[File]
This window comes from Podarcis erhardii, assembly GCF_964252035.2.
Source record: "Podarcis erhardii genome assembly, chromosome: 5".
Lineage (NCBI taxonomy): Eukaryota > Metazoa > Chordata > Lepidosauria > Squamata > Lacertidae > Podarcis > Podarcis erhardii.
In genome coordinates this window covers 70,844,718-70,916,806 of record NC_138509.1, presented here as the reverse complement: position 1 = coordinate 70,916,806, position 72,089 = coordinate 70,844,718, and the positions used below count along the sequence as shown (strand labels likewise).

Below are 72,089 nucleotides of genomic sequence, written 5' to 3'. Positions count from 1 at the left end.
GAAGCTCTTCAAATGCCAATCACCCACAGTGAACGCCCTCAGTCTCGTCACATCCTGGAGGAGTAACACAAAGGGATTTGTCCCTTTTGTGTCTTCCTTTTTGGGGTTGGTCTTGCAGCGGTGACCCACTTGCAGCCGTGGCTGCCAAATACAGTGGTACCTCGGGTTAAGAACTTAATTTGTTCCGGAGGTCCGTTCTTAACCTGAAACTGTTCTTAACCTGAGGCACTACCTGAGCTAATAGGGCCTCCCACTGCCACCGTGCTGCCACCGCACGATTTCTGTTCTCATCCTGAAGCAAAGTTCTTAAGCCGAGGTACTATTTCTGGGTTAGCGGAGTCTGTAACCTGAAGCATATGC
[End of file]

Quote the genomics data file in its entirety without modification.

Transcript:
This window comes from Podarcis erhardii, assembly GCF_964252035.2.
Source record: "Podarcis erhardii genome assembly, chromosome: 5".
Lineage (NCBI taxonomy): Eukaryota > Metazoa > Chordata > Lepidosauria > Squamata > Lacertidae > Podarcis > Podarcis erhardii.
In genome coordinates this window covers 70,844,718-70,916,806 of record NC_138509.1, presented here as the reverse complement: position 1 = coordinate 70,916,806, position 72,089 = coordinate 70,844,718, and the positions used below count along the sequence as shown (strand labels likewise).

Below are 72,089 nucleotides of genomic sequence, written 5' to 3'. Positions count from 1 at the left end.
GAAGCTCTTCAAATGCCAATCACCCACAGTGAACGCCCTCAGTCTCGTCACATCCTGGAGGAGTAACACAAAGGGATTTGTCCCTTTTGTGTCTTCCTTTTTGGGGTTGGTCTTGCAGCGGTGACCCACTTGCAGCCGTGGCTGCCAAATACAGTGGTACCTCGGGTTAAGAACTTAATTTGTTCCGGAGGTCCGTTCTTAACCTGAAACTGTTCTTAACCTGAGGCACTACCTGAGCTAATAGGGCCTCCCACTGCCACCGTGCTGCCACCGCACGATTTCTGTTCTCATCCTGAAGCAAAGTTCTTAAGCCGAGGTACTATTTCTGGGTTAGCGGAGTCTGTAACCTGAAGCATATGC